Finally, by focusing so much on Cleopatra’s racial identity, the publicity for this American-produced series overlooked the variety of ways in which Cleopatra’s story matters for Egyptians today. Even more importantly, the series overlooks other queens who matter far more for Black Egyptians like Nubians.
For those who don’t know, what is Nubia, or the Kingdom of Kush? Did this encompass a geographic region?
The ancient Kingdom of Kush, which is popularly known as Nubia, encompasses an area in what is now northern Sudan and southern Egypt. Ancient Nubia was a powerful civilization that rivals that of ancient Egypt. The fact that the ancient Egyptian civilization is much more well known has a lot to do with how entangled the history of Egyptology is with Western colonialism and its racialized ideas of civilizational supremacy. Many archaeologists have argued that we don’t know a lot about ancient Nubia precisely because it was an unambiguously Black African civilization. Scholars have tended to see it as an appendage to ancient Egyptian as opposed to a powerful civilization with its own extraordinary achievements.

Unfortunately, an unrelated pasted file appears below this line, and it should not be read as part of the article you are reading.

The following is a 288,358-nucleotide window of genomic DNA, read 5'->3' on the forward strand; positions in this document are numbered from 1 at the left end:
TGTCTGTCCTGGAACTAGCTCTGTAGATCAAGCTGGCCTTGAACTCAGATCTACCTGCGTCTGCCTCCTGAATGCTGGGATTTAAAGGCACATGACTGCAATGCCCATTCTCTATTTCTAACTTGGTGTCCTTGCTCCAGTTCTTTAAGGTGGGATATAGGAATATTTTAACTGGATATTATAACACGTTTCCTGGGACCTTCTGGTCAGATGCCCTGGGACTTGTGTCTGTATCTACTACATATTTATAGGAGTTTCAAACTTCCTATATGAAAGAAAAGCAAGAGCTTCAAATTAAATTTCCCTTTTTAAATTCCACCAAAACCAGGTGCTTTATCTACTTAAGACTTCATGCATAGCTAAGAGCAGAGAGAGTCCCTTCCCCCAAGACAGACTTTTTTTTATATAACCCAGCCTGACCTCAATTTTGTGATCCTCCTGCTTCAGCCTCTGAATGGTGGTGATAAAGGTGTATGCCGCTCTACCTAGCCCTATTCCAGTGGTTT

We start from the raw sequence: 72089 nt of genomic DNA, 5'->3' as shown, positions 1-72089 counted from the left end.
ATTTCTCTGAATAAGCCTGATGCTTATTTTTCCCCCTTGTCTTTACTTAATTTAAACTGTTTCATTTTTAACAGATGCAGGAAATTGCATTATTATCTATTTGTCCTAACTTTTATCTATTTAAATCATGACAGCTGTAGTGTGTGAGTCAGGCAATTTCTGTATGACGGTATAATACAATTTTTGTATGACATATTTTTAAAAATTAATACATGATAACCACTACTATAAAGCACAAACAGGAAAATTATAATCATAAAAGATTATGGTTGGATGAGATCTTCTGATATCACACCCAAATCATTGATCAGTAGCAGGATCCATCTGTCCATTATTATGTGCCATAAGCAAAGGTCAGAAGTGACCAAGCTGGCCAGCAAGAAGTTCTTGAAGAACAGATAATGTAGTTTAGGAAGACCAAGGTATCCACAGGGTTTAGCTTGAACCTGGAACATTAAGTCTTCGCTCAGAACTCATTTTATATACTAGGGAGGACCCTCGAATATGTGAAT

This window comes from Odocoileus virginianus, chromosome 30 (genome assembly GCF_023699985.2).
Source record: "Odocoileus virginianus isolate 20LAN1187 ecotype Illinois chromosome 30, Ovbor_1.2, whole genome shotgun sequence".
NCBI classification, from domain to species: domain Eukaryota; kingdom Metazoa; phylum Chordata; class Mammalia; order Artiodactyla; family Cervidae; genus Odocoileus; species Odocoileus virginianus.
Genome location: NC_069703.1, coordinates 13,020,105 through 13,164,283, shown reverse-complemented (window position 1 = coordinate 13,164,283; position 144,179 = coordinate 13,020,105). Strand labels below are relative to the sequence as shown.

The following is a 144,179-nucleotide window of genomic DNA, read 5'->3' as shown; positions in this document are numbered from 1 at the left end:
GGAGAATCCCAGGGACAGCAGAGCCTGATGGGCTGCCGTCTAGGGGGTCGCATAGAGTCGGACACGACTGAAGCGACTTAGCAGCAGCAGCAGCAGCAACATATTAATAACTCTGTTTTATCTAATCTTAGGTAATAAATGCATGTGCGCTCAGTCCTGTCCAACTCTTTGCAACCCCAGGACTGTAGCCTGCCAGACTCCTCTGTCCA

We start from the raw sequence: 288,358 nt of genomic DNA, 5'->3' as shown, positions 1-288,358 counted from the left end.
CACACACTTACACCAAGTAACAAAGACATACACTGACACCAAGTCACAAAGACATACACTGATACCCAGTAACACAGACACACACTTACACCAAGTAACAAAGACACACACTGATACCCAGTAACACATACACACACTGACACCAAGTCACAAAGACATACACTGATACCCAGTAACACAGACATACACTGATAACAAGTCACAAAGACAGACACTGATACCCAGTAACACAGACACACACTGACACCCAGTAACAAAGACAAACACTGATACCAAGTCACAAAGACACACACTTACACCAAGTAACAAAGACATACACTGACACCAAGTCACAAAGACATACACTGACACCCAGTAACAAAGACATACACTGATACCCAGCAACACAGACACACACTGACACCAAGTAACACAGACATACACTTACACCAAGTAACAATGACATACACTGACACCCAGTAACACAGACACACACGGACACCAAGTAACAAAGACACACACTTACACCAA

For example, ancient Nubians also built pyramids. You can find some of these pyramids in what is today Sudan. Sudan actually has more pyramids than Egypt, but people don’t know that. So the history of ancient Nubian civilizations definitely deserves more attention. But the ancient Nubians and the ancient Egyptians, they were neighbors: they traded with each other, they fought each other, but they also adopted a lot of each other’s practices and concepts. In fact, Nubians constituted the 25th Dynasty of ancient Egypt, known in the West as “the Black Pharaohs.” Ultimately you can’t understand one without understanding the other.
Cleopatra’s story has been told many times. Who are the unknown, forgotten African queens?